ME Awareness Day 2019: What are the symptoms of the chronic condition and how is it treated?

The chronic condition affects approximately a quarter of a million people in UK

This year, ME Awareness Week is taking place from Monday 6 May until Sunday 12 May.

The aim of the week is to raise awareness of and destigmatise myalgic encephalomyelitis, otherwise known as ME/CFS (chronic fatigue syndrome).

Sonya Chowdhury, chief executive of UK charity Action for ME, tells The Independent that ME/CFS may be used as an "umbrella term for a number of illnesses".

"Action for ME uses the terms ME, CFS and ME/CFS so that we don't withhold support from those who have been given a diagnosis of CFS, as opposed to ME," Chowdhury adds.

ME is a chronic condition which primarily affects the body's nervous and immune systems.

So what are the symptoms of ME and how can it be treated? Here's everything you need to know:

What is ME?

ME is a long-term, neurological condition which can affect several of the body's systems, Action for ME explains.

The body systems typically impacted by the condition are the nervous and immune systems.

According to the ME Association, the question of whether the condition could be described as an illness was a cause of debate for many years. However, the research company states that several health organisations, including the World Health Organisation and the Royal Colleges of Physicians, Psychiatrists and General Practitioners "are now in agreement that it is real".

"ME has faced significant under-investment in biomedical research over many years, in the UK and overseas, and as a result we still don't fully understand what causes ME and/or CFS," Chowdhury explains.

"This uncertainty can make it easy for some clinicians, policy-makers and employers to dismiss the illness, or to confuse it with burnout of depression – it's neither of those things."

The organisation states that views on what causes ME to become chronic is currently split between two schools of thought: “one which favours ‘psychiatric’ or ‘behavioural’ reasons and the other (supported by The ME Association) which argues ‘physical’ reasons”.

“There is also an argument which proposes that no such distinction should be made,” the organisation explains on its website.

The association adds that it is also possible for CFS to be a number of different conditions characterised by similar symptoms.

Chowdhury adds that while biomarkers of ME that are "specific enough to be used to diagnose the condition" are yet to be identified, the condition must not be underestimated as a "serious, complex and systemic disease".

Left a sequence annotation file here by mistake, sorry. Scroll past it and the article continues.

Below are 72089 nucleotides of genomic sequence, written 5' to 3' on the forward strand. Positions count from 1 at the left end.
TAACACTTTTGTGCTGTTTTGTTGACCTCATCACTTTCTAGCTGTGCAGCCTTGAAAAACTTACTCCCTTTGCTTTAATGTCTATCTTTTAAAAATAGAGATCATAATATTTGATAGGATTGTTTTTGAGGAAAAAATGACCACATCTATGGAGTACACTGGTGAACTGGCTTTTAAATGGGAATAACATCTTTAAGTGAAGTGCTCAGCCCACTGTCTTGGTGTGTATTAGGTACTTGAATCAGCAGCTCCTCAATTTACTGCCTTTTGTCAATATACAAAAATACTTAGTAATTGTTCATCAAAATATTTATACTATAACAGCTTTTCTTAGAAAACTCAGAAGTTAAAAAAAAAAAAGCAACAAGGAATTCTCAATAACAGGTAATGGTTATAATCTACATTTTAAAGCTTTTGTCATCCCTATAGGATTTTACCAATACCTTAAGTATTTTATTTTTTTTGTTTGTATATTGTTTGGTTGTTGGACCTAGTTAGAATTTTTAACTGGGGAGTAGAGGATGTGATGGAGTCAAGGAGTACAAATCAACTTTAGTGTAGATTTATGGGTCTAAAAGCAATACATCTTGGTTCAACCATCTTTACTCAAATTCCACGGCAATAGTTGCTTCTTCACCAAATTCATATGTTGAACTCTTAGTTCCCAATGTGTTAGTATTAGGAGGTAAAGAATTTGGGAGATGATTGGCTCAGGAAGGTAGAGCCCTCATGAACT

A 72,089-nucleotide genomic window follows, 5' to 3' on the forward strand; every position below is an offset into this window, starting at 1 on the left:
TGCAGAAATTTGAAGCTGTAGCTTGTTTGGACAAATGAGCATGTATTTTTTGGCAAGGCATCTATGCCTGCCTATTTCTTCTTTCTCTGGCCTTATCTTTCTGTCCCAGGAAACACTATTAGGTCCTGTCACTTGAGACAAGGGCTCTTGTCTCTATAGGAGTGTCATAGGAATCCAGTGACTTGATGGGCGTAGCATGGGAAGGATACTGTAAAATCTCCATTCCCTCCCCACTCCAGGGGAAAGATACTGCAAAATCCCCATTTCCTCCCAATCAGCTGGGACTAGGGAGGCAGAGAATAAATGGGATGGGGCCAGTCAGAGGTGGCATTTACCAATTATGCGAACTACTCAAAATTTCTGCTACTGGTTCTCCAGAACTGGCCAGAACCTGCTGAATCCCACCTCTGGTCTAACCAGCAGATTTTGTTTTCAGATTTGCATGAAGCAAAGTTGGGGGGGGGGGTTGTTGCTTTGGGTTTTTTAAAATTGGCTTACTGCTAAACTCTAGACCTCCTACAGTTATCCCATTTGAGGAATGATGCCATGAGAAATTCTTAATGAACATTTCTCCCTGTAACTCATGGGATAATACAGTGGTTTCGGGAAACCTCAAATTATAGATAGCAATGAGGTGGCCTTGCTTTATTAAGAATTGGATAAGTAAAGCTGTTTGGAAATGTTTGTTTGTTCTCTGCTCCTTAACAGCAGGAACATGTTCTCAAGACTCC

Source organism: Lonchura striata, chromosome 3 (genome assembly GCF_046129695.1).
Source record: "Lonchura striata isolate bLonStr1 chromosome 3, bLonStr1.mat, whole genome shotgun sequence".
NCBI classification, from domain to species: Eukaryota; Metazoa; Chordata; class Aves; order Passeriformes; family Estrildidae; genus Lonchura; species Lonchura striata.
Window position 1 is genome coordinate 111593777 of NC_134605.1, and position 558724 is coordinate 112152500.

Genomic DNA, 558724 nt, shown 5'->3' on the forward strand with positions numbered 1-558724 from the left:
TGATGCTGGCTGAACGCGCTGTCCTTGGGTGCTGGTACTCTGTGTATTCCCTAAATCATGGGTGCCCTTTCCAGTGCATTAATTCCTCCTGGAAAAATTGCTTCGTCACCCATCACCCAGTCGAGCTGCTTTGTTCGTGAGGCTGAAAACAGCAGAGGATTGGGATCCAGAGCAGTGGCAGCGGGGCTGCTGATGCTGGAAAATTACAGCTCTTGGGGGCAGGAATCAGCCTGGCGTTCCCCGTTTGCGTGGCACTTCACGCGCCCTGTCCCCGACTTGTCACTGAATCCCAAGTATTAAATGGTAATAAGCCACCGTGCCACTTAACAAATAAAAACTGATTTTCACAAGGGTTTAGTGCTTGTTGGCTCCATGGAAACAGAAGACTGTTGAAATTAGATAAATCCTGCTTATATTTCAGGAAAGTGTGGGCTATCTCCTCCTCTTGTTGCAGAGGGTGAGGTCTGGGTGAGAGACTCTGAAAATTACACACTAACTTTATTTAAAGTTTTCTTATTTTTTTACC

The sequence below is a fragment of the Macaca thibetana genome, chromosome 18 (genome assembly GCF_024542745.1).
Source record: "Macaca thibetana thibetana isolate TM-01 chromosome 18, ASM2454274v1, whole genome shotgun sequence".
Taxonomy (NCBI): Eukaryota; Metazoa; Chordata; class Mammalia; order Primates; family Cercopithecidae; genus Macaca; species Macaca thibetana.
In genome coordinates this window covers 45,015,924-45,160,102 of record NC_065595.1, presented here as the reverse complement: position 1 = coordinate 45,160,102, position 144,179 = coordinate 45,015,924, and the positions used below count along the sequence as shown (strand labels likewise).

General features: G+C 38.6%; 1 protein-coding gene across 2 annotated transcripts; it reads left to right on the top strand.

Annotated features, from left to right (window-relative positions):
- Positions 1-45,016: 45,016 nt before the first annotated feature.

What are the symptoms?

One of the main symptoms of ME is extreme tiredness, the NHS outlines.

Other signs of the condition can include muscle or joint pain, headaches, dizziness, nausea, sore throat, issues with concentration and flu-like symptoms.

According to the NHS, people with ME may find that exercising excessively causes their symptoms to worsen.

Symptoms of the condition can vary between individuals, while also ranging in severity from day to day.

The NHS stresses that symptoms of ME can bear similarities with other health conditions, which is why it's essential to receive an official diagnosis from a doctor.

For more information about ME symptoms, click here.

How can it be treated?

According to the ME Association, although a number of trials of different treatment methods have been reported, with some showing promise, there is as yet no accepted known cure, and no accepted universal treatment for ME.

The NHS states that treatment for the long-term illness is available in the UK, which includes cognitive behavioural therapy; medication to ease symptoms such as pain, sleeping issues and nausea; or a structured exercise programme.

However, the NHS adds that not all people diagnosed with the condition will recover completely.

How many people does it affect?

ME affects approximately 250,000 people in the UK, ME Association states.

Women are more likely to be affected than men, ME Research UK outlines.

The Centres for Disease Control and Prevention states that while ME can affect people of all ages, people between the ages of 40 and 60 are most likely to be affected.

The health agency adds that approximately 90 per cent of people with the condition have not been diagnosed.

According to Chowdhury, one in four children or adults living with the condition are so ill that they become house or bedbound, and are "often unable to bear light and noise, or even be hugged by their family".

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During ME Awareness Week, a global campaign called #MillionsMissing takes place to encourage greater awareness of ME.

"ME is an illness where the most severely affected are the most severely neglected," Chowdhury states.

"This grassroots campaign has done a huge amount to make ME more visible, and my team will be at events in Bristol and Glasgow.

"#MEAction, who lead the #MillionsMissing campaign, is one of the M.E. organisations with whom we work closely as part of Forward M.E. Taking a collaborative approach like this is essential if we are going to end the ignorance, injustice and neglect faced by children and adults with M.E."

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